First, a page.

Millions Eligible for Medicaid Go Without It

Millions Eligible for Medicaid Go Without It

Holdouts are a challenge to those looking to expand health coverage


Dejah Collier is a waitress, theme-park ride operator, mother of two, uninsured—and a sign of the continuing challenge in widening coverage under the federal health law.

Ms. Collier, a 24-year-old in the Denver area, had enrolled in the Medicaid federal-state insurance program to cover a hospital delivery for her second son but let her enrollment lapse later. Under the Affordable Care Act, her family’s income is low enough that they would all likely still qualify for the program, but they haven’t gone through the process to sign up again.

“It just became less important,” she said, adding that the family is healthy, and happy to pay cash for occasional services.

Among the 30 million people still without health insurance despite gains made under the 2010 health law, there is one surprising and poorly understood group: as many as six million people, like Ms. Collier, who are eligible to get near-free care through Medicaid but don’t sign up.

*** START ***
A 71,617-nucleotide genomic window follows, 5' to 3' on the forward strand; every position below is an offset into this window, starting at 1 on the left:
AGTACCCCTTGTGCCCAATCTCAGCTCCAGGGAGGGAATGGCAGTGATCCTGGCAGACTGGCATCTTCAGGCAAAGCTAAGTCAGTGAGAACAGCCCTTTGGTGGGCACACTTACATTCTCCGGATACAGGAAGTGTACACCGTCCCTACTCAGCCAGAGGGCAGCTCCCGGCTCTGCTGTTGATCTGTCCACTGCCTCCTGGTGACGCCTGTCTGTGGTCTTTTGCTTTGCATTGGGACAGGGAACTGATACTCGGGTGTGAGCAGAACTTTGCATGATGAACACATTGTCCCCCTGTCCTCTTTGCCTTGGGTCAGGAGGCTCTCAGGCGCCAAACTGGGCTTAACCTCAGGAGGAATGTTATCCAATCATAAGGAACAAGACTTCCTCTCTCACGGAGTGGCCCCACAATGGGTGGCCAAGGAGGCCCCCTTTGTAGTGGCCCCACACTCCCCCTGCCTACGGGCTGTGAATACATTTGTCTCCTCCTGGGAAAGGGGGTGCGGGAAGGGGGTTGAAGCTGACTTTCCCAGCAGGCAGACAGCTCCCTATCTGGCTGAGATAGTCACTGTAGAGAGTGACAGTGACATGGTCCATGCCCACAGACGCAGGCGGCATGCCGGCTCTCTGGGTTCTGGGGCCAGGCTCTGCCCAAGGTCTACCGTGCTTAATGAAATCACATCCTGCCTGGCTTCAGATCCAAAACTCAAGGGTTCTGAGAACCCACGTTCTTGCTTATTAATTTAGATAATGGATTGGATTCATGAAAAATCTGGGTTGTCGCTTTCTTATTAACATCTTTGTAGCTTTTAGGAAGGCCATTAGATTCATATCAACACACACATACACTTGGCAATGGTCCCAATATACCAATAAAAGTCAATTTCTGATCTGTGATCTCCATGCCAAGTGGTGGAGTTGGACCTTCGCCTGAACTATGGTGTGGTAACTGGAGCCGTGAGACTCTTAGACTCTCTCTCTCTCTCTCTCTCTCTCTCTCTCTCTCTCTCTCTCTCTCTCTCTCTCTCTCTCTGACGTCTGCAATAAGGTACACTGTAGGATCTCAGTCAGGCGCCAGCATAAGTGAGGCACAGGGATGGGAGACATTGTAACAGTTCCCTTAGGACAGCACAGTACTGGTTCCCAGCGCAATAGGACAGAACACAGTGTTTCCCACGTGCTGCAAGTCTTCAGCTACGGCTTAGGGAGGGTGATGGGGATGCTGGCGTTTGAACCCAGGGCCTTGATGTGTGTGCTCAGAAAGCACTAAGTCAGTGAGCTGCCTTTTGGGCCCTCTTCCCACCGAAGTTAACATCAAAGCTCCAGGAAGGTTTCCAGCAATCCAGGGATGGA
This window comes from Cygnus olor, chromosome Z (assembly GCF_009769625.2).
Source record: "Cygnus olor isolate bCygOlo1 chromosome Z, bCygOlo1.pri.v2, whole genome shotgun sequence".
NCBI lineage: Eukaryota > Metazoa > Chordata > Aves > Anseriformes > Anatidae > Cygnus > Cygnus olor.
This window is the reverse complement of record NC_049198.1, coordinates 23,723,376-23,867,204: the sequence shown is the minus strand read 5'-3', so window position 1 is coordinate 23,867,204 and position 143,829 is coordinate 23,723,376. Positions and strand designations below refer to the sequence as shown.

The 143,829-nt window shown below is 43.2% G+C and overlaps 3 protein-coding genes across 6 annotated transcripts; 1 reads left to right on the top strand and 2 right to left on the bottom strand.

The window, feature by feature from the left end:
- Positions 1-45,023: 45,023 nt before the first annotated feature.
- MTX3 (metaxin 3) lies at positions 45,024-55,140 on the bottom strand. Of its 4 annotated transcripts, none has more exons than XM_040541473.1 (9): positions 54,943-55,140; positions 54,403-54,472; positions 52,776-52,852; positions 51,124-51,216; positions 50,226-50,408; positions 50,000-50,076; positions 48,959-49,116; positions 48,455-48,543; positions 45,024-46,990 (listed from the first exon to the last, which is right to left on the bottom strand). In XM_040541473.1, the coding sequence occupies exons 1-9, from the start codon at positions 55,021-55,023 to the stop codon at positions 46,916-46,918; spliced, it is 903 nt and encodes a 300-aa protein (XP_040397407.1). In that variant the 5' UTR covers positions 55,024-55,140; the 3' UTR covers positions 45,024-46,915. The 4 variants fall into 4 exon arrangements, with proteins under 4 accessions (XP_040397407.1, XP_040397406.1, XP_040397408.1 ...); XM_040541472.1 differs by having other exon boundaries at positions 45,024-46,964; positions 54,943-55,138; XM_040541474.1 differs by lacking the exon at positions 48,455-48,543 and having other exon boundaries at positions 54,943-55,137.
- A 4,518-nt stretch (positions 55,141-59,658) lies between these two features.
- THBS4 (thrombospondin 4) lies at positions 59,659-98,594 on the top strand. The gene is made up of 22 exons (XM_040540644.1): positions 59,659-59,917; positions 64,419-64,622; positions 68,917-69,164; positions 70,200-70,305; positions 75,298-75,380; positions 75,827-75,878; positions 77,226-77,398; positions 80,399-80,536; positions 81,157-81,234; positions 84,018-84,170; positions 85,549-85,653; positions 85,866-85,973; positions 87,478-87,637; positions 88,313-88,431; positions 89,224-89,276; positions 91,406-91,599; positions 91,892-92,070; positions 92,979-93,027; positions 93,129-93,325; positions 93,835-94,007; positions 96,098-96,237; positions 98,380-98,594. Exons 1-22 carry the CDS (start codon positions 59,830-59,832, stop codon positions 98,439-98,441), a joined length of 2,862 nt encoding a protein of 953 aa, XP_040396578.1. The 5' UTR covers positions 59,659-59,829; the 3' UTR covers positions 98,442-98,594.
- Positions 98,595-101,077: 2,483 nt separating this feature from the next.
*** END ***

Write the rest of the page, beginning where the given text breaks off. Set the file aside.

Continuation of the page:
The Obama administration was closing out the latest sign-up period for coverage under the health law on Sunday, already heralding a late rush of applicants for private coverage. They put the administration well on track to exceed targets of having 10 million people enrolled in plans bought through and state equivalents at year-end, up from nine million at the end of 2015.

From here, making a bigger dent in the uninsured rate will likely hinge on Medicaid sign-ups, an area that has gotten little formal attention. Federal officials have focused on continuing to expand eligibility for Medicaid and will soon ask Congress for fresh financial incentives for the 20 states that hadn’t agreed to do so at the start of 2016.

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